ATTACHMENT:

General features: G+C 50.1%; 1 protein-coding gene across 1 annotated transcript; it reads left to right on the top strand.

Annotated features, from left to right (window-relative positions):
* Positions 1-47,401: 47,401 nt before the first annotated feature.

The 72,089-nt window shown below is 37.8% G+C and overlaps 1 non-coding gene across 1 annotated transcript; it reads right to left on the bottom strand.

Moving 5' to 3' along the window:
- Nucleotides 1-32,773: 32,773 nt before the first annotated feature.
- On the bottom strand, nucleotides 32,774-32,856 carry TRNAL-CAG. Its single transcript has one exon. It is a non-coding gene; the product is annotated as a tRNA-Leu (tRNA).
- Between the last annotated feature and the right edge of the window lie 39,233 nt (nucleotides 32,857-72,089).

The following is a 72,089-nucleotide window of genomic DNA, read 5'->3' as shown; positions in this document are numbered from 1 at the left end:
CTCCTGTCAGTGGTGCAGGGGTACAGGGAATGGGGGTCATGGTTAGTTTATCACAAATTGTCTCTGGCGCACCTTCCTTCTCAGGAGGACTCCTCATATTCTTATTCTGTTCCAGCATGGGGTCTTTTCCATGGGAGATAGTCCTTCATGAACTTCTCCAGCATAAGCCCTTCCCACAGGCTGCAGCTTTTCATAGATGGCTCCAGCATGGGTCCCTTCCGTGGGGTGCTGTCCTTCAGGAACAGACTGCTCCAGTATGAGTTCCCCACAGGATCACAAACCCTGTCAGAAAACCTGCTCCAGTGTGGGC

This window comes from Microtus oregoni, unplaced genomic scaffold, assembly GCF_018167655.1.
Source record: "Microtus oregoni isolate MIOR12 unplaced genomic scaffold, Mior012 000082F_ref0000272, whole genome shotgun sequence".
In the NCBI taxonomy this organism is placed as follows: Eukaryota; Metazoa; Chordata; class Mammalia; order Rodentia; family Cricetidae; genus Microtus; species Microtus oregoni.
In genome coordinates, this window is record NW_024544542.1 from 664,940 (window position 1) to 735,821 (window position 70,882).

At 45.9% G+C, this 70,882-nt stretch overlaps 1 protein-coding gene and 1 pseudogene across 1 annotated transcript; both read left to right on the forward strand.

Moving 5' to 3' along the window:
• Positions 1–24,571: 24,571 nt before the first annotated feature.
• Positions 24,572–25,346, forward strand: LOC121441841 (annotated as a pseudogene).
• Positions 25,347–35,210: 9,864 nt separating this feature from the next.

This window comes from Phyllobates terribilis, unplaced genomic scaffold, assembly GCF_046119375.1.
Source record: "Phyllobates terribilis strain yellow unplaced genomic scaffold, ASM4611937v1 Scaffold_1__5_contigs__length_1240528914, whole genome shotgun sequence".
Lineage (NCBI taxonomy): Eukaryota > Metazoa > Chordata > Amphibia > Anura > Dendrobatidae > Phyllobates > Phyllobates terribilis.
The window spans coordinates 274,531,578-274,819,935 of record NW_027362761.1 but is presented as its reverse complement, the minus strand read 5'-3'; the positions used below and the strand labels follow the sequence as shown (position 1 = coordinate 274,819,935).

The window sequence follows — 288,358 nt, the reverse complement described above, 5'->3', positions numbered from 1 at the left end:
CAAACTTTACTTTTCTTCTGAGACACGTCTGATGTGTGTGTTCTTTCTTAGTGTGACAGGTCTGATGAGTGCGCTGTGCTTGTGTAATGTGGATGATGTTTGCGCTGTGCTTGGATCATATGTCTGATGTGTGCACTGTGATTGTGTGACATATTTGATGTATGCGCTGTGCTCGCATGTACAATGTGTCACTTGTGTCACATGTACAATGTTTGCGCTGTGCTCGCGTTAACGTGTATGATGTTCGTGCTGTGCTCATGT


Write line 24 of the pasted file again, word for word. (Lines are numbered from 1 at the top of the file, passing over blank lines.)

The window sequence follows — 288,358 nt, the reverse complement described above, 5'->3', positions numbered from 1 at the left end: